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How do fly cruises work

Amanda Angus / 12 August 2016

Love the idea of exploring new, exotic destinations and far-flung corners of the world? Then a fly cruise might be just the holiday you’re looking for.

Asian city skyline at night
Asian city skyline at night

Flying straight to your cruise ship means you can start exploring straight away, seeing more places, experiencing more destinations and making the most of your precious holiday time.

Waking up to new ports, new destinations and sometimes even a new country every day, only a cruise shows you so much of the world in one holiday. But whilst cruises from the UK can include long days at sea sailing to your destination, a fly cruise takes you straight there.

Generally, you’ll step off the plane and be whisked to your ship, and often set sail within hours. But some itineraries include hotel stays before or after your cruise, giving you time to take a look around glittering cities such as Miami, Buenos Aires, Singapore or Hong Kong. And with excursions or sightseeing tours sometimes included too, they’re a great way to adjust to the pace of these new, exciting destinations.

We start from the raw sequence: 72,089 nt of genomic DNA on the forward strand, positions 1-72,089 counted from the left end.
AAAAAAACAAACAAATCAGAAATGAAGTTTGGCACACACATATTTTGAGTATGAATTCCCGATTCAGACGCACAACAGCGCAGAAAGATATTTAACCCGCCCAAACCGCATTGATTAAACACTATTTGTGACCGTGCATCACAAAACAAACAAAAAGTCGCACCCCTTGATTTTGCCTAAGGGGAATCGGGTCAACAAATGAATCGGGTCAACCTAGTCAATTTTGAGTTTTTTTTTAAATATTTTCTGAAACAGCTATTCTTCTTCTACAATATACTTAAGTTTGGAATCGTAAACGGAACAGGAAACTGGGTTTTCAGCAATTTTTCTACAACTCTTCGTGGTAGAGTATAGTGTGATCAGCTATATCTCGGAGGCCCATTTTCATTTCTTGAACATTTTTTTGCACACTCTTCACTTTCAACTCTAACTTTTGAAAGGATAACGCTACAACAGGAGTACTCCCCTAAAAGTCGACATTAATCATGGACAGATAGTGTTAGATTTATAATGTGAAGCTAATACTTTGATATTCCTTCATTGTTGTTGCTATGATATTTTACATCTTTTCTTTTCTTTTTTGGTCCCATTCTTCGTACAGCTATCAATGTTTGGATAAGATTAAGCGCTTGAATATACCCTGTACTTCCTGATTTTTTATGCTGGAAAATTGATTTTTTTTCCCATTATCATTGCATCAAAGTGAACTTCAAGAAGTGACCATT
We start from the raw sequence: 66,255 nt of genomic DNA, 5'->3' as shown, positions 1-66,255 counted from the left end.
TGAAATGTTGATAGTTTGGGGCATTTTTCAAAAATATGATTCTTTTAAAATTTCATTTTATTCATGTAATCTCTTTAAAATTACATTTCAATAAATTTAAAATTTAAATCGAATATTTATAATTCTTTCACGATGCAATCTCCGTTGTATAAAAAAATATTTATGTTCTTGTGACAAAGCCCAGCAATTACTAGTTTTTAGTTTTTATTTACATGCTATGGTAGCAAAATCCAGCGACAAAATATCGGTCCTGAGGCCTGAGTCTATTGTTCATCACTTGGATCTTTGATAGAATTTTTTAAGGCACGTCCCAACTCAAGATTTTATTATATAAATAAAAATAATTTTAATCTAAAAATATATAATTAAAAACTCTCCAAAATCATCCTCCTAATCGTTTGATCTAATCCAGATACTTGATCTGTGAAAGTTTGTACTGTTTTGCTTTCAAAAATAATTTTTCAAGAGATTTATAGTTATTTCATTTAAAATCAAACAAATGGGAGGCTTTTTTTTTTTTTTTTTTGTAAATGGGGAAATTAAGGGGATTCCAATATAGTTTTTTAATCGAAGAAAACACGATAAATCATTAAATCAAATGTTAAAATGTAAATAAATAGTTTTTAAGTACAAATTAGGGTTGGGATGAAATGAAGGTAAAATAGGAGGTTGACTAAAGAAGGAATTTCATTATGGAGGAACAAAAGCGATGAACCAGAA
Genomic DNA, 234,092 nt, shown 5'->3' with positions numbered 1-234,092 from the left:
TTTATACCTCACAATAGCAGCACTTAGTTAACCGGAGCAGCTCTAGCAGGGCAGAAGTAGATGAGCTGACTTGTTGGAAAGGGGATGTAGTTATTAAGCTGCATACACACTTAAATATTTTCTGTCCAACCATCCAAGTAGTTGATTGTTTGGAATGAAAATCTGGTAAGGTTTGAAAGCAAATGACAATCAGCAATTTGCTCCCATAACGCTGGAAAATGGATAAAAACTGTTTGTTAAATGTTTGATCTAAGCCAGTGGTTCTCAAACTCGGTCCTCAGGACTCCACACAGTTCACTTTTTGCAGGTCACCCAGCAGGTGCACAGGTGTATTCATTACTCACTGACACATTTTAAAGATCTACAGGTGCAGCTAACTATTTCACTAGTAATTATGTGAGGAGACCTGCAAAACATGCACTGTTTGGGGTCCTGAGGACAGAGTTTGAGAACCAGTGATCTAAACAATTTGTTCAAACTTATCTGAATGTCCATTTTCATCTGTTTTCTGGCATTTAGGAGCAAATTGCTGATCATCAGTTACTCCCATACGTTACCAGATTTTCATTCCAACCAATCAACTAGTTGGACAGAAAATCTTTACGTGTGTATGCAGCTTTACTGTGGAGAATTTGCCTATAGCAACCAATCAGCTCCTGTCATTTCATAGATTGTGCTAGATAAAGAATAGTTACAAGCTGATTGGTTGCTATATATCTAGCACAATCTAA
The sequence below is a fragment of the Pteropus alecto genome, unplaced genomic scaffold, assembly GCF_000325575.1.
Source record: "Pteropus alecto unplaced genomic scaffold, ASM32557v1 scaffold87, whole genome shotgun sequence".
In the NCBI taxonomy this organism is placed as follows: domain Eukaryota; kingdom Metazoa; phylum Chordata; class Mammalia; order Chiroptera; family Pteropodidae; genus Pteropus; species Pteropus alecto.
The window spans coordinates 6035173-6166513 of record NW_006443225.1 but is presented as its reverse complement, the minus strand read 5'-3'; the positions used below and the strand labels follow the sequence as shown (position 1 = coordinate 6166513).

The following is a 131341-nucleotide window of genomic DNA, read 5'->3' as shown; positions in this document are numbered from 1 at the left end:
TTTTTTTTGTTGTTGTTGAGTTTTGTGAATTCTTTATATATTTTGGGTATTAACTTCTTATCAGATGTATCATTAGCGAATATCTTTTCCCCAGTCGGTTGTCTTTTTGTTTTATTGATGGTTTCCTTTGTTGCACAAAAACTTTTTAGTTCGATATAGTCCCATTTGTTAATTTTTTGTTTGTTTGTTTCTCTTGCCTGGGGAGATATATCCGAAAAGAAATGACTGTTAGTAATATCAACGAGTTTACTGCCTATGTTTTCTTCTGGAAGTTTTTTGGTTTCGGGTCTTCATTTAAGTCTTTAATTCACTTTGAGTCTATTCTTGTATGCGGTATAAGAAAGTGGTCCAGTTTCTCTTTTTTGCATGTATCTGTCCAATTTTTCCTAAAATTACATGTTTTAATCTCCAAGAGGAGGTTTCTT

Saga works with some of the world’s most prestigious cruise lines including Fred. Olsen Cruise Line, Norwegian Cruise Lines, Azamara Club Cruises and MSC Cruises. This gives our cruise-goers access to some of the finest cruise ships and experiences at sea, from large luxury liners to small, boutique-style yachts, whilst still enjoying the support, personal service and added value extras that come with every Saga booked cruise.

All in all it’s a pretty good package. In fact when you consider the exotic destinations, exciting encounters and amazing adventures you can experience on one fly cruise, it’s like a lifetime of holidays in one.


The opinions expressed are those of the author and are not held by Saga unless specifically stated. The material is for general information only and does not constitute investment, tax, legal, medical or other form of advice. You should not rely on this information to make (or refrain from making) any decisions. Always obtain independent, professional advice for your own particular situation.